Skip to main content

The Commonwealth’s Indigenous land tenure reform agenda: Whose aspirations, and for what outcomes?

Publication date
Ed Wensing
Cover image

This paper argues that weak links are being made between increasing opportunities for economic development (including private home ownership) and the need for Indigenous land tenure reform. The paper draws on a considerable body of background research and analysis, including Aboriginal and Torres Strait Islander peoples’ collective views about Indigenous land tenure reform and their aspirations for protecting and not diminishing their hard-won gains through native title determinations and statutory land rights grants or acquisitions; the composition and location of the Indigenous estate and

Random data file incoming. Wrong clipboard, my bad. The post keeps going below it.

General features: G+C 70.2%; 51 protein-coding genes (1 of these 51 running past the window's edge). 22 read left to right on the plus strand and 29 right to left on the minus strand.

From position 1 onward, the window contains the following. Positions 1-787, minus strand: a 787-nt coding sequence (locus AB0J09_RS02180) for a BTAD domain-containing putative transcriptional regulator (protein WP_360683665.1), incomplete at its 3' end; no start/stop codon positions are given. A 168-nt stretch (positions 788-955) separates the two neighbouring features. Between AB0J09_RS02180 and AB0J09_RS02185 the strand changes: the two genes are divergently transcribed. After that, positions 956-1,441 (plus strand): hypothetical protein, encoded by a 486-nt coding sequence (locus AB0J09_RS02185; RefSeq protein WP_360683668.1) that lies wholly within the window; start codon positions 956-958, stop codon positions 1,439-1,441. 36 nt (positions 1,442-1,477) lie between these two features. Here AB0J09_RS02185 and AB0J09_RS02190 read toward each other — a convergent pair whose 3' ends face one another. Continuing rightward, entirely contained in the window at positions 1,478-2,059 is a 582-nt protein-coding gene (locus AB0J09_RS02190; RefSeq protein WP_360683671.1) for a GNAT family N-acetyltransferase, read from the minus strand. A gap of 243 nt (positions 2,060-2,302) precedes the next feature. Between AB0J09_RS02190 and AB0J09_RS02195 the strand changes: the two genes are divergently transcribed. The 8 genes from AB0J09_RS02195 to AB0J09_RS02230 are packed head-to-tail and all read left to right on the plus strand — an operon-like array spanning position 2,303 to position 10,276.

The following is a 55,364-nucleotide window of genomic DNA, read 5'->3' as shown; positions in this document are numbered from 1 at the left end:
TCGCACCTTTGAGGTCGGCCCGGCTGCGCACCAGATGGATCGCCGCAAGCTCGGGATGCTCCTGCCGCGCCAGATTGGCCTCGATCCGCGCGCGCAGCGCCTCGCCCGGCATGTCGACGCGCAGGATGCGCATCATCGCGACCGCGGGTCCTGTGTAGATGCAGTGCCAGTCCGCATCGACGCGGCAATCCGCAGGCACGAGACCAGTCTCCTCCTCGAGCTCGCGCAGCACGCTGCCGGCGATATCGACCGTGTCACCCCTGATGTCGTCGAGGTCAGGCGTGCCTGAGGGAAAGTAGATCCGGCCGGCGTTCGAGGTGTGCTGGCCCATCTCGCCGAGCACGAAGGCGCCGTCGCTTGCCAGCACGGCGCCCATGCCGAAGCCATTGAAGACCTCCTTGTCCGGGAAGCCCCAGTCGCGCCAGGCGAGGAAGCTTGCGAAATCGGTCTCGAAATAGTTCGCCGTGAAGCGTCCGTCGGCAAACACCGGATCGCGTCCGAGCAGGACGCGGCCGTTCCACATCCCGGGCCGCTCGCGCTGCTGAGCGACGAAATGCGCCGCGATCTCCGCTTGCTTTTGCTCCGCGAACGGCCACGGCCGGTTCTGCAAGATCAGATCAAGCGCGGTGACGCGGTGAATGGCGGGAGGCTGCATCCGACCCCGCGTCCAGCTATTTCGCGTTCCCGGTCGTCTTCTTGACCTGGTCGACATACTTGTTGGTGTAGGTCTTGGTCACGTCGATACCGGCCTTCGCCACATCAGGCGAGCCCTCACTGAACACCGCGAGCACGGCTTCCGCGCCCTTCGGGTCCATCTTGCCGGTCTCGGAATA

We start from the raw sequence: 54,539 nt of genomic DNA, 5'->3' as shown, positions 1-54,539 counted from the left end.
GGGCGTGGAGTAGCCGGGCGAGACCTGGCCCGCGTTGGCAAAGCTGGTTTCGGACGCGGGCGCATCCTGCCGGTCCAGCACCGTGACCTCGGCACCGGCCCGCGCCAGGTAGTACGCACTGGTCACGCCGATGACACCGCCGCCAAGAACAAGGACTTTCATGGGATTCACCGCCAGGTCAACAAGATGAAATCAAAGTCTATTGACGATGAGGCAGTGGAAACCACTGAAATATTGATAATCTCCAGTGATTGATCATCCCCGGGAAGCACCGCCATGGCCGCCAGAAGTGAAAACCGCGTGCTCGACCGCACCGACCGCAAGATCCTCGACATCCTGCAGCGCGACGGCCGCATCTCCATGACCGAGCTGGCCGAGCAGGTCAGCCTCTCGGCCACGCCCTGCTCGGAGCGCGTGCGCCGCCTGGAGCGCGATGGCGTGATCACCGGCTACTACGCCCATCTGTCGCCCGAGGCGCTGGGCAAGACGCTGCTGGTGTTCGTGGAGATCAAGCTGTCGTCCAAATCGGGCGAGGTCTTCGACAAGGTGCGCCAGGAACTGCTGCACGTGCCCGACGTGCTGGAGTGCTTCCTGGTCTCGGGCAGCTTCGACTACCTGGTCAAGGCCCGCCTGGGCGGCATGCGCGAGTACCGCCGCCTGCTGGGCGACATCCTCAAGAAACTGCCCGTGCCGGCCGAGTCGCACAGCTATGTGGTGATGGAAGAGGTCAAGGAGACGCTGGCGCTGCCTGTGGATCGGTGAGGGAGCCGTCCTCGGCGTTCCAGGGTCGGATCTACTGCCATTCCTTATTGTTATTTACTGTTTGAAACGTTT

the land titling revolution that has taken place over the past 50 years; the geographic spread of the Aboriginal and Torres Strait Islander population around Australia and on the Indigenous estate; the origins of the Commonwealth’s Indigenous land tenure reforms from the Reeves Review of the Aboriginal Land Rights (Northern Territory) Act 1976 (Cth) in 1997 and its trajectory to June 2016; the current land dealing provisions (private sale, leasing and mortgaging) in the statutory Aboriginal and Torres Strait Islander land rights schemes and the Native Title Act 1993 (Cth) and how they facilitate or hinder economic development and/or private home ownership aspirations; and how the mainland states and the Northern Territory have (or have not) responded to the Commonwealth’s Indigenous land tenure reform agenda over the past decade.